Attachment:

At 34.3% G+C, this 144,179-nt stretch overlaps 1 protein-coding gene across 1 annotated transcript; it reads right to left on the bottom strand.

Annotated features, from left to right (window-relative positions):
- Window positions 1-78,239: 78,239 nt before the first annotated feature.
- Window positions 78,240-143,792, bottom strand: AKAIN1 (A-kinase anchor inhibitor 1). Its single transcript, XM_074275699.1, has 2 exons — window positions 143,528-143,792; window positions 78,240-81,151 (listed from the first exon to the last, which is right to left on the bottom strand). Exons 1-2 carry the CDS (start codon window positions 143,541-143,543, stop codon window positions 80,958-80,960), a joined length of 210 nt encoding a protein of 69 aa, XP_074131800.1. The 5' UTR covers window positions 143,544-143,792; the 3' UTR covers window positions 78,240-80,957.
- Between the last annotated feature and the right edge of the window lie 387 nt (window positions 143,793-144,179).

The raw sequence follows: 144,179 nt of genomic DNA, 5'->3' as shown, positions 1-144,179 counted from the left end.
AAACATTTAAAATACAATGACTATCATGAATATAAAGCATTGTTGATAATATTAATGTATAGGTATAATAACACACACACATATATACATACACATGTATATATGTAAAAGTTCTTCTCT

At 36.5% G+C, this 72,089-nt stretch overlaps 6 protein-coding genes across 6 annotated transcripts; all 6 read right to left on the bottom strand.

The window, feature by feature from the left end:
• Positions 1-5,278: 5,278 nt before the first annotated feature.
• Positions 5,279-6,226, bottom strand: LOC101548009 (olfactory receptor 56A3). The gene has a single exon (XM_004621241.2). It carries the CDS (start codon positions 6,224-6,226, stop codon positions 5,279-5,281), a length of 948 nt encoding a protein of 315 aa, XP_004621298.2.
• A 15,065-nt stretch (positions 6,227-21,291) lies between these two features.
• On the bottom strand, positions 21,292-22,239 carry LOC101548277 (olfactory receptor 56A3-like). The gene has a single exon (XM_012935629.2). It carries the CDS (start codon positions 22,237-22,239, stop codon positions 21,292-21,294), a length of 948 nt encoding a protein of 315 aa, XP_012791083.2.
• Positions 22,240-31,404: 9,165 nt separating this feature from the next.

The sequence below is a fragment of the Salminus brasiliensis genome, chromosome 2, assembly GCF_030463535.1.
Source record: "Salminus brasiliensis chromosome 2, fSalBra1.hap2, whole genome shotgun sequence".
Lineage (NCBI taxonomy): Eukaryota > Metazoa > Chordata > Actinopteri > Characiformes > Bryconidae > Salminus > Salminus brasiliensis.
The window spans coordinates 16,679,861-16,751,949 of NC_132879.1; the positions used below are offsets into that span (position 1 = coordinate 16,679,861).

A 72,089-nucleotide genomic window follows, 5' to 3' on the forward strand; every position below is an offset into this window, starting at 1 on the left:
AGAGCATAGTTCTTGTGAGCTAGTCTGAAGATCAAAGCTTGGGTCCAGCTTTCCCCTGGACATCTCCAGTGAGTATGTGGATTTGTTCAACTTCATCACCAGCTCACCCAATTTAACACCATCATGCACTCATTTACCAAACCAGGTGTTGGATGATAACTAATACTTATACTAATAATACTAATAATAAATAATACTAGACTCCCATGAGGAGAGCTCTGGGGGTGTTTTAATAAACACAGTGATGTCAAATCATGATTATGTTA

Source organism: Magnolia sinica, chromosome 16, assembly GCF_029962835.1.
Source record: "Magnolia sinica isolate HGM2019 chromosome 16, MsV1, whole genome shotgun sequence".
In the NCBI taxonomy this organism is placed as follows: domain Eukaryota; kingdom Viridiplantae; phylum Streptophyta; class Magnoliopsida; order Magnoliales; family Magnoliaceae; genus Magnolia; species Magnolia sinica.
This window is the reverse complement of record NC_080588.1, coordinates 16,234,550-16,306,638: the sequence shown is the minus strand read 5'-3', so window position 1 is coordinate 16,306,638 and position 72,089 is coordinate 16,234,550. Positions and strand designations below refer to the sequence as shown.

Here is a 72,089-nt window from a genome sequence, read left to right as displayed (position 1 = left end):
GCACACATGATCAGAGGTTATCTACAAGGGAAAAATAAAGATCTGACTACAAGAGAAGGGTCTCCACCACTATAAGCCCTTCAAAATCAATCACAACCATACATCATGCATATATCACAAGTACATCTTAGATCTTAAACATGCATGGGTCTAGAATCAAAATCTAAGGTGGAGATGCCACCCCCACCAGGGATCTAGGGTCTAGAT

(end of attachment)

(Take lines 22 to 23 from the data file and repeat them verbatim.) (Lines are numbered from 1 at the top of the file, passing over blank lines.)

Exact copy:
Source record: "Magnolia sinica isolate HGM2019 chromosome 16, MsV1, whole genome shotgun sequence".
In the NCBI taxonomy this organism is placed as follows: domain Eukaryota; kingdom Viridiplantae; phylum Streptophyta; class Magnoliopsida; order Magnoliales; family Magnoliaceae; genus Magnolia; species Magnolia sinica.